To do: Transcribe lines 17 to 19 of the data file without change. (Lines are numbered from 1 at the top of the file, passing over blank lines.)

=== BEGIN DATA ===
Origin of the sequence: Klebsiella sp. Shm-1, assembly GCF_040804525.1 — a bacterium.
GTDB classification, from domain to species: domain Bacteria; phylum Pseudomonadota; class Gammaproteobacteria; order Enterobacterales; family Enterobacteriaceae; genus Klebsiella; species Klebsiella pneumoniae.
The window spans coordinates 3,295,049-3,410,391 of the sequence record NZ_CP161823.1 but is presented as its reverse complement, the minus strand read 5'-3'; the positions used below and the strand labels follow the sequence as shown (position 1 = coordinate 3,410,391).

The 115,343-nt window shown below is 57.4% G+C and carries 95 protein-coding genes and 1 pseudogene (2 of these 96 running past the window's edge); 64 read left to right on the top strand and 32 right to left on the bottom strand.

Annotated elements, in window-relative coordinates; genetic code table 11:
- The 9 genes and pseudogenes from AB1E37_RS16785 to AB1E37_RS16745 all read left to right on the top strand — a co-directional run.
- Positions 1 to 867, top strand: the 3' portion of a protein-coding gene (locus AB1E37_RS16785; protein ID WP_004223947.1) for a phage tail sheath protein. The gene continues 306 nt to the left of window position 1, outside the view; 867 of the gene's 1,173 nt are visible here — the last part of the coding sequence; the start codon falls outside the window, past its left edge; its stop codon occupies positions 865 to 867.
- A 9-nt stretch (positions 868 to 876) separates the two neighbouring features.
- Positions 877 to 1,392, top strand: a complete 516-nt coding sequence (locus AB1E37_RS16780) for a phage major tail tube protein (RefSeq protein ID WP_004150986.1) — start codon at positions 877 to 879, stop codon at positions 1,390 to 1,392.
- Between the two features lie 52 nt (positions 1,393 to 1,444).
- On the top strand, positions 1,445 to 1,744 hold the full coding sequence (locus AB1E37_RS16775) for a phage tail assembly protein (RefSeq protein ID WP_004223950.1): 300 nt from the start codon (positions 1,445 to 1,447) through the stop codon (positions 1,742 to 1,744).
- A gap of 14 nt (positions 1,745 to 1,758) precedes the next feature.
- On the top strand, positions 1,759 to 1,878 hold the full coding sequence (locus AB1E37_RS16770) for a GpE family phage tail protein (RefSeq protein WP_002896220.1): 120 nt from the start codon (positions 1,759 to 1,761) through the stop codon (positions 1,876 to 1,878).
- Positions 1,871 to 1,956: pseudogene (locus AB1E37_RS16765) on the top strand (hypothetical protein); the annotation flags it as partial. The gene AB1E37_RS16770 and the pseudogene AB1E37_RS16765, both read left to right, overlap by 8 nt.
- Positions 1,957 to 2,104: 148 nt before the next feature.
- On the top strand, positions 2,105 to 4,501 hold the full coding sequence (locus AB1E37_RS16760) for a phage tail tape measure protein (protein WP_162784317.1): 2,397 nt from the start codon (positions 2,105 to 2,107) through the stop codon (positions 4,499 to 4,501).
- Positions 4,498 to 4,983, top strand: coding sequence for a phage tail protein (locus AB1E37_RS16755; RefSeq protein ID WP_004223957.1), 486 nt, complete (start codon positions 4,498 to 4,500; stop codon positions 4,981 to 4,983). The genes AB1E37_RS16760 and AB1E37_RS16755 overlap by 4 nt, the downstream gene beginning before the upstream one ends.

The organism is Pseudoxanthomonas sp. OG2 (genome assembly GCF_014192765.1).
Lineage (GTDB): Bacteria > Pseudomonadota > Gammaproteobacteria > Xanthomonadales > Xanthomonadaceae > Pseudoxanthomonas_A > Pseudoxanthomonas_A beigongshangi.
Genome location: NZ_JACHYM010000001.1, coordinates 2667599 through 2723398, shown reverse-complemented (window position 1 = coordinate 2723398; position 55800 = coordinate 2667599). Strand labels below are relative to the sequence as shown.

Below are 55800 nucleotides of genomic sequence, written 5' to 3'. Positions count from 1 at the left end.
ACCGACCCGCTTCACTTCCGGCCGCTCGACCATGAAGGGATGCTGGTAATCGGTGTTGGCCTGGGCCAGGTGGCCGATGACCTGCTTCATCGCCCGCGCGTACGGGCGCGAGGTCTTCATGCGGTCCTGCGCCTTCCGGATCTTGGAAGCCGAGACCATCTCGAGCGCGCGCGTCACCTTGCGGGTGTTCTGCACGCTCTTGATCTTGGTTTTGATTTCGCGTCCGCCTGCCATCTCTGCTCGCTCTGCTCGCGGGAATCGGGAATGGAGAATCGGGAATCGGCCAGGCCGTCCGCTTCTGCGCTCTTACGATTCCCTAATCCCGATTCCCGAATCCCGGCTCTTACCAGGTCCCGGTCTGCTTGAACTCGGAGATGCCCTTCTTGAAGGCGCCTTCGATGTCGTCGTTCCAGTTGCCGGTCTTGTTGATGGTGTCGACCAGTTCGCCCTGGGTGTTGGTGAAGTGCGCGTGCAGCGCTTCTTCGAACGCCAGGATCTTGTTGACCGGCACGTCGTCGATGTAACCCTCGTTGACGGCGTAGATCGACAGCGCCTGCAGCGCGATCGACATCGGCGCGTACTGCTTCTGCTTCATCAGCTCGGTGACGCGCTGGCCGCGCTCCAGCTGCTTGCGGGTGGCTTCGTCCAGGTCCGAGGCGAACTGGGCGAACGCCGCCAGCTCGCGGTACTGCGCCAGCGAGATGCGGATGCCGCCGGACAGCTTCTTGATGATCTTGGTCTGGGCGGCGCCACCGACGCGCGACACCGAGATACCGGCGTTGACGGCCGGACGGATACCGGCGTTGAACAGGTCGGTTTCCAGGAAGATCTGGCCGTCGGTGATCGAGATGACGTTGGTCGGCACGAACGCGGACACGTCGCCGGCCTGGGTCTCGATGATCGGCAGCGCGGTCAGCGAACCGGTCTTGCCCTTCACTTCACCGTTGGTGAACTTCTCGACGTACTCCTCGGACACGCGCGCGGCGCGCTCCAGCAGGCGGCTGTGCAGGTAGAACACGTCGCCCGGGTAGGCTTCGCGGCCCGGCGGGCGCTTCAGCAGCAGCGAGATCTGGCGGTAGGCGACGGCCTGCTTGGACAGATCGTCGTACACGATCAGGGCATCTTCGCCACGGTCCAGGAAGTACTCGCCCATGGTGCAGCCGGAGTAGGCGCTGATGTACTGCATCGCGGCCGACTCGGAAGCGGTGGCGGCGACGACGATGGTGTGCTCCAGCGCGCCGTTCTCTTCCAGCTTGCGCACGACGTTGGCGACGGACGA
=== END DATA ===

- Positions 4,498 to 4,983, top strand: coding sequence for a phage tail protein (locus AB1E37_RS16755; RefSeq protein ID WP_004223957.1), 486 nt, complete (start codon positions 4,498 to 4,500; stop codon positions 4,981 to 4,983). The genes AB1E37_RS16760 and AB1E37_RS16755 overlap by 4 nt, the downstream gene beginning before the upstream one ends.

The organism is Pseudoxanthomonas sp. OG2 (genome assembly GCF_014192765.1).
Lineage (GTDB): Bacteria > Pseudomonadota > Gammaproteobacteria > Xanthomonadales > Xanthomonadaceae > Pseudoxanthomonas_A > Pseudoxanthomonas_A beigongshangi.